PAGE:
“I can’t stop thinking about him. It’s almost like I can see him right in front of me sometimes…but then he’s gone.”

Ray Fawkes has been an incredible writer for DC in the past few years. Rarely having a title to himself, he’s replaced troublesome writers or worked steadily on weekly series. Then came Gotham by Midnight. His amazing work on that series created one of the best new titles for a main publisher in this century. Ben Templesmith and Juan Ferreya’s art elevated the series to new heights. Since then, Fawkes has been closely connected to the magical part of the DC Universe.

Ragman #1 is his latest foray into the depths of DC’s magical catacombs. Combining a horror story with a modern day soldier’s struggle with PTSD, Fawkes creates an interesting premise. Ragman is one of the more intriguing, but lesser known characters in the DC Universe. Because of that, Fawkes and artist Inaki Miranda are able to take creative freedom with the story and run with it. Their’s is an imperfect world of horrors both mystical and modern.

More Than a Feeling

Rory’s seeing things. A mixture of both mercenary and soldier, Rory has been having nightmares unlike anything seen before. The atrocities he witnessed when at war are his to bare, and with good reason. He wasn’t a member of any military. He was a tomb raidering, grave robbing gun-for-hire. The monsters that haunt him at night do so because of his lies.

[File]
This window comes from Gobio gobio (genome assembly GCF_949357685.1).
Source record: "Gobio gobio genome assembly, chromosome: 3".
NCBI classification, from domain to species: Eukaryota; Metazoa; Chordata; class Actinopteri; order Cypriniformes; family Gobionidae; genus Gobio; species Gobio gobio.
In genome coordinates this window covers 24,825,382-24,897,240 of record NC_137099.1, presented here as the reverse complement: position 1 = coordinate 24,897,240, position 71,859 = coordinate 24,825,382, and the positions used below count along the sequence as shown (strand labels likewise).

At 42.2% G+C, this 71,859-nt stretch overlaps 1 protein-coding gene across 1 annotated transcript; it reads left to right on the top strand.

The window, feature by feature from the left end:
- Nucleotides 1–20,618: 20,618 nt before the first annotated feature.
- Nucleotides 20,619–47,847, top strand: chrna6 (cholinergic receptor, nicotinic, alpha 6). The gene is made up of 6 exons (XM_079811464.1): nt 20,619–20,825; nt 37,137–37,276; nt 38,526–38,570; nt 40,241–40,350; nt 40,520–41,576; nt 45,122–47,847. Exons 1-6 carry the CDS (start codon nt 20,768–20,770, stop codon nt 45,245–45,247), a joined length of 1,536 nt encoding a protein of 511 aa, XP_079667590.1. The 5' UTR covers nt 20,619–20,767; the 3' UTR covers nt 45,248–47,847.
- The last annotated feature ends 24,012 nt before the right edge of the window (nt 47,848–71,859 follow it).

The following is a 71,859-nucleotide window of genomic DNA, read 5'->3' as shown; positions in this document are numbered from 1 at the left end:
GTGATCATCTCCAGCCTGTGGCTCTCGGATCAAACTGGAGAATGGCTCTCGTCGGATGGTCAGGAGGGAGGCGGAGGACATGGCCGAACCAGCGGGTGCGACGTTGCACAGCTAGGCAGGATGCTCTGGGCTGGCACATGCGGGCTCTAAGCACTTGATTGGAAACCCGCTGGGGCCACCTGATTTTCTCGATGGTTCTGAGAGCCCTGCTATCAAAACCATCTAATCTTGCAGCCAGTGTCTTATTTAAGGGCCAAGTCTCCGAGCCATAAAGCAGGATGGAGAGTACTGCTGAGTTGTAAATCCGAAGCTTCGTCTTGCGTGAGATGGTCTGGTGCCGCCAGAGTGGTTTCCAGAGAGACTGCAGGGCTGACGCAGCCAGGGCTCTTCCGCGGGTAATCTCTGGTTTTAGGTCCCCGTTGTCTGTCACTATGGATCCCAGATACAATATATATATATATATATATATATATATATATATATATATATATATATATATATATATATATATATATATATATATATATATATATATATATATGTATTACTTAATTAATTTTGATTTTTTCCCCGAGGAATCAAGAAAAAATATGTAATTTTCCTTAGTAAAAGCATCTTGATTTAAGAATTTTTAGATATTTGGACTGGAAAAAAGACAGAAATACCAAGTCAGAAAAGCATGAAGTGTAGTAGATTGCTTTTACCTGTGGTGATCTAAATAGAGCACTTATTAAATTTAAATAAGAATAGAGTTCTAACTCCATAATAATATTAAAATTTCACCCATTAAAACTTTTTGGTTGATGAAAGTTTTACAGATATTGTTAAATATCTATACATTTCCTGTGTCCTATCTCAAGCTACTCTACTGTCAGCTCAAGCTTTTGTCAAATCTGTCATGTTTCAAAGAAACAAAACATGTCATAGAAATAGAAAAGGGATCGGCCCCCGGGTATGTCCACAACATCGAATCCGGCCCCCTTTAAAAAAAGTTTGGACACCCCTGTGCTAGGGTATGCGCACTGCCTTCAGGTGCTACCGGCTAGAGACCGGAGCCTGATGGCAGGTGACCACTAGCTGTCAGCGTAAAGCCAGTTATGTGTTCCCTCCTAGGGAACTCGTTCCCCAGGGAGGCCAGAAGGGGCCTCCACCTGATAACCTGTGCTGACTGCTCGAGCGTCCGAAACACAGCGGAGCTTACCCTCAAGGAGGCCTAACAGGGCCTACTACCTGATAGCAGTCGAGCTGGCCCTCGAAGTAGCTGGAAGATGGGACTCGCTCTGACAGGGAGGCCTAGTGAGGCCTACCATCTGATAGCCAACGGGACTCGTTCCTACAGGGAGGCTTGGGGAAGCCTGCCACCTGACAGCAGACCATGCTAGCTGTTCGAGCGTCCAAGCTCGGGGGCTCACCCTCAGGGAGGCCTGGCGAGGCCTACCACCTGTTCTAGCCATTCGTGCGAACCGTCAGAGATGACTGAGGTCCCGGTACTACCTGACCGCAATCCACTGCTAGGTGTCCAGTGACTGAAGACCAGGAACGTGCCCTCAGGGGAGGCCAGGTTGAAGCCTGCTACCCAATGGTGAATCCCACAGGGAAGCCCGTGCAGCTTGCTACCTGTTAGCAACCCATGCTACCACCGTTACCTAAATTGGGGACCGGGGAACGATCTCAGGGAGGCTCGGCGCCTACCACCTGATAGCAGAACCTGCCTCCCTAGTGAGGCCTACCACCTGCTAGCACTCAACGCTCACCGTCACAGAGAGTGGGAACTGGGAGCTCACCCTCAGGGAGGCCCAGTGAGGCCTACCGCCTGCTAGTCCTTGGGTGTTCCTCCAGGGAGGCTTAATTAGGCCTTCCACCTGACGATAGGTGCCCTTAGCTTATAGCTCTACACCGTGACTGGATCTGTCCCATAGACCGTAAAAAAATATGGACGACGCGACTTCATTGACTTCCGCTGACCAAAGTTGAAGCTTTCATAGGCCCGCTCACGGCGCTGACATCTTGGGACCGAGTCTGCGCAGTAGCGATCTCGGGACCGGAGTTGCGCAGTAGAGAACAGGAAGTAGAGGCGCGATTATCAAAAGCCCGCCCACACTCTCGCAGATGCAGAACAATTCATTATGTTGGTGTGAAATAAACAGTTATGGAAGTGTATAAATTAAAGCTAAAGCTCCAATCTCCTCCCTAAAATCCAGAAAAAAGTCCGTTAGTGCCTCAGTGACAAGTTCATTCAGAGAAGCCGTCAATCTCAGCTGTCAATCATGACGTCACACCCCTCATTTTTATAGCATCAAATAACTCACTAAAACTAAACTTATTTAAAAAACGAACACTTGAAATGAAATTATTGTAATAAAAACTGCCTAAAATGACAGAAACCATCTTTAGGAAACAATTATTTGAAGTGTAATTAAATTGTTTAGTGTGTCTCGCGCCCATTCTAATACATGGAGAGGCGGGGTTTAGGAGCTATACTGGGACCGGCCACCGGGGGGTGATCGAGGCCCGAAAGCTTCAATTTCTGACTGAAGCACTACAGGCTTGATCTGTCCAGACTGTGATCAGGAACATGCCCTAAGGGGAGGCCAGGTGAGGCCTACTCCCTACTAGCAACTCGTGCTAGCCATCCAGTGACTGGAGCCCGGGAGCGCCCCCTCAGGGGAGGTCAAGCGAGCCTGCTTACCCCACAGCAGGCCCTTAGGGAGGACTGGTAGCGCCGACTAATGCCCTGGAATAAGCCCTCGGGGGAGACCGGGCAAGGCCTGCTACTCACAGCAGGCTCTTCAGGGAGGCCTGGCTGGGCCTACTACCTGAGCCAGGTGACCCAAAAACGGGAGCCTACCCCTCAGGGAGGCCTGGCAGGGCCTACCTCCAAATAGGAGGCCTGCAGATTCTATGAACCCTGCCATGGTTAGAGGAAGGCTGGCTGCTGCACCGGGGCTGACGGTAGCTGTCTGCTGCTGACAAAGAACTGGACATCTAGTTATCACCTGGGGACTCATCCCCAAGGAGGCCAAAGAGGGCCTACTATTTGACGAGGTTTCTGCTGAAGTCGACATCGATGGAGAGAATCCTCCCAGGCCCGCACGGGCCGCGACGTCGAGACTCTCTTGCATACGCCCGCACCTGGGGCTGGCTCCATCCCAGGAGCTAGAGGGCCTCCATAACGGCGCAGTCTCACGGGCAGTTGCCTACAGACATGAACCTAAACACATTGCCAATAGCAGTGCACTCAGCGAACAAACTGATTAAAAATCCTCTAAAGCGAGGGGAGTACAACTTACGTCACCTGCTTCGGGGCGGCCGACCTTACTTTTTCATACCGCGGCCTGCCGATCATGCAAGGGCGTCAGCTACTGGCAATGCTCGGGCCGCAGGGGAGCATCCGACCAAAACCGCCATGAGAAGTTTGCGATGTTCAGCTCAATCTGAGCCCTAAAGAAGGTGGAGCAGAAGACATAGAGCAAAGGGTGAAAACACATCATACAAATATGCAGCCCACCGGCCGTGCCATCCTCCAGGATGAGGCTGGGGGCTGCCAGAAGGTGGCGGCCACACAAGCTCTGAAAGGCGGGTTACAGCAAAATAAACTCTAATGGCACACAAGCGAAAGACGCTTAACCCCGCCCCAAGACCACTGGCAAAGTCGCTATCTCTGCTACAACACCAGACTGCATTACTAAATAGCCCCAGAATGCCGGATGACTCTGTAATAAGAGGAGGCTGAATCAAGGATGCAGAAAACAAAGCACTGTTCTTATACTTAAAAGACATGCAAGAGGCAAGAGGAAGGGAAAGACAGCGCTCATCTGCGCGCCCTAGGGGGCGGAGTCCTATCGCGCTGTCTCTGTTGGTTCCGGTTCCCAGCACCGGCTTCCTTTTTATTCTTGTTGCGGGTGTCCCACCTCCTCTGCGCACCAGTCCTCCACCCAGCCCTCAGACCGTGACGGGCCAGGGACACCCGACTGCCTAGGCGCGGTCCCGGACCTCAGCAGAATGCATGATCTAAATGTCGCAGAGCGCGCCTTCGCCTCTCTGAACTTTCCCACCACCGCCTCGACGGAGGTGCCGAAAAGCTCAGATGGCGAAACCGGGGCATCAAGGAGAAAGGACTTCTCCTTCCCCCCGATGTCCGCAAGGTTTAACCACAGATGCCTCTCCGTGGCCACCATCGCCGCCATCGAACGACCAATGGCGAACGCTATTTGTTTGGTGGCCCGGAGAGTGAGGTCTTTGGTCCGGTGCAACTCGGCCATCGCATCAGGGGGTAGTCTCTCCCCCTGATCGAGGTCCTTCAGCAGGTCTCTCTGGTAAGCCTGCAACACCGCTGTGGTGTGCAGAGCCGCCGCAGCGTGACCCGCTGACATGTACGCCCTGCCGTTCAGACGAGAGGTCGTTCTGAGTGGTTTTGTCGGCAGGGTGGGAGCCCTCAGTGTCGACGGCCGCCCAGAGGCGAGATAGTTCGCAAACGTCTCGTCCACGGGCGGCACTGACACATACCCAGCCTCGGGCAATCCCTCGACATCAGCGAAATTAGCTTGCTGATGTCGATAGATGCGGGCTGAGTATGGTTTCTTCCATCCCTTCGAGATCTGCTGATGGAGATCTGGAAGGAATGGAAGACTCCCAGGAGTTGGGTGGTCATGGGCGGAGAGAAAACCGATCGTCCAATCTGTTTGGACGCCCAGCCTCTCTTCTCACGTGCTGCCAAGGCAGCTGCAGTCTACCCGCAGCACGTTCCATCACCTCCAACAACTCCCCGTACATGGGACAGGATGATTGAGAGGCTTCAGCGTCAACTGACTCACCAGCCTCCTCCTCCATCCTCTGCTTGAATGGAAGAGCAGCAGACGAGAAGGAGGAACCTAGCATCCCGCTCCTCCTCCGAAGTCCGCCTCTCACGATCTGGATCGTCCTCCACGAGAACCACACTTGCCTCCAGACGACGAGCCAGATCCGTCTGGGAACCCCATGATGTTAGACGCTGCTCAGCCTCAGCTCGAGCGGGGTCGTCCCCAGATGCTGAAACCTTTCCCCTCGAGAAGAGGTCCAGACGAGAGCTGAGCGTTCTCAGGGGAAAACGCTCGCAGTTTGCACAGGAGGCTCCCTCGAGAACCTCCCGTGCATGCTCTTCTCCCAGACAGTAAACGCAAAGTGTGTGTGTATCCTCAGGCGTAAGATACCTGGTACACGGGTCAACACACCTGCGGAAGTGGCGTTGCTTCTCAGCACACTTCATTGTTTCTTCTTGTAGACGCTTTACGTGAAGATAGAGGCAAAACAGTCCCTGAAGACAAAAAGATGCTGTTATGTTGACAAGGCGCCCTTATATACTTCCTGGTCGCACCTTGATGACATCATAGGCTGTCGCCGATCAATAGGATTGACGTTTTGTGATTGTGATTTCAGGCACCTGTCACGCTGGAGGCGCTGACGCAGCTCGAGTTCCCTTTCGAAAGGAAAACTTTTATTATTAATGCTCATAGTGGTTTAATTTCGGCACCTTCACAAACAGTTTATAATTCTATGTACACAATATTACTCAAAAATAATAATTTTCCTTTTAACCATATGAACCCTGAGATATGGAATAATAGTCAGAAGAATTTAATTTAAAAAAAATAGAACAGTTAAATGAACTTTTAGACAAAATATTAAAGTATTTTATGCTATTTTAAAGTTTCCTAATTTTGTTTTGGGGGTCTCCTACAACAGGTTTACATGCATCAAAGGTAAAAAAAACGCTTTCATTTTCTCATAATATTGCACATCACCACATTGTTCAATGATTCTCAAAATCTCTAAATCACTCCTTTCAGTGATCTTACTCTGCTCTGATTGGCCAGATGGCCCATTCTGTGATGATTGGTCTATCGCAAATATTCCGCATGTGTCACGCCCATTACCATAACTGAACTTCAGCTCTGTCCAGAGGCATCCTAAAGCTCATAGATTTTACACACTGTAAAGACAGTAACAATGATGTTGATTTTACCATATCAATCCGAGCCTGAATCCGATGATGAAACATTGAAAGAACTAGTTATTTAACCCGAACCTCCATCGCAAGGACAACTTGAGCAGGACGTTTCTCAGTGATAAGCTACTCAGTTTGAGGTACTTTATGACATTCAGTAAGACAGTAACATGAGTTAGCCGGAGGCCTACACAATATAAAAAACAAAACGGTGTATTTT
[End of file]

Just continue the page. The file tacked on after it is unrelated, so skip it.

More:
Rory visits with the family of the lost, only to be reminded of the lies that put them in the ground. Ray Fawkes is making the protagonist both relatable and unique. Rory’s introduction to the Ragman side of things is a little fast, but it’s undeniably fun. His penchant for war makes him immediately drawn to a nearby fight. Willing to use anything in his arsenal Rory quickly puts his new powers to use. It cuts to the chase fairly quickly but Ragman #1 makes great use of its pages.

A Tall, Dark Stranger

Miranda’s work on Ragman #1 is a visceral mix of horror and realism. His designs on Ragman resemble Tradd Moore’s work on Ghost Rider. A uniquely different approach on a classic character. One that makes excellent use of the past while crafting an almost unrecognizable character. Eva De La Cruz’s colors are also very striking.

The DC Universe has two particularly awesome aspects for colorists. The world of the Green Lantern Corps and the underworld of magic. Here, Cruz makes great use of the dark alleyways and bright costumes. Together, she and Miranda have made an eye-catching entry into the mystical world of DC.

The Verdict

Ray Fawkes has a bit of magic in him. The stories he creates have inventive uses of the dark corners of the world. He’s been able to create amazing stories that mystify and entertain. Ragman #1 is no different. With Inaki Miranda on art, Fawkes has created his most mainstream glimpse of the many cards up his sleeve. With a not-so-simple soldier trying to get through his everyday, Fawkes is giving us yet another mini-series with great potential.

The first issue hits the ground running, introducing the characters to each other as quickly as they’re introduced to the audience. A little jarring at times, but does little to get in the way of the excitement there is to be had. Fawkes and crew may only have 6 issues but the story is off to an adventurous start.

 

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Comic Book Review: Ragman #1
The Score9
Pros
  • Ray Fawkes' Magical Touch
  • Inaki Miranda's Blend of Realism and Mysticism
  • Striking Colors
Cons
  • Story Moves too Quickly
9Overall Score
Reader Rating: (0 Votes)
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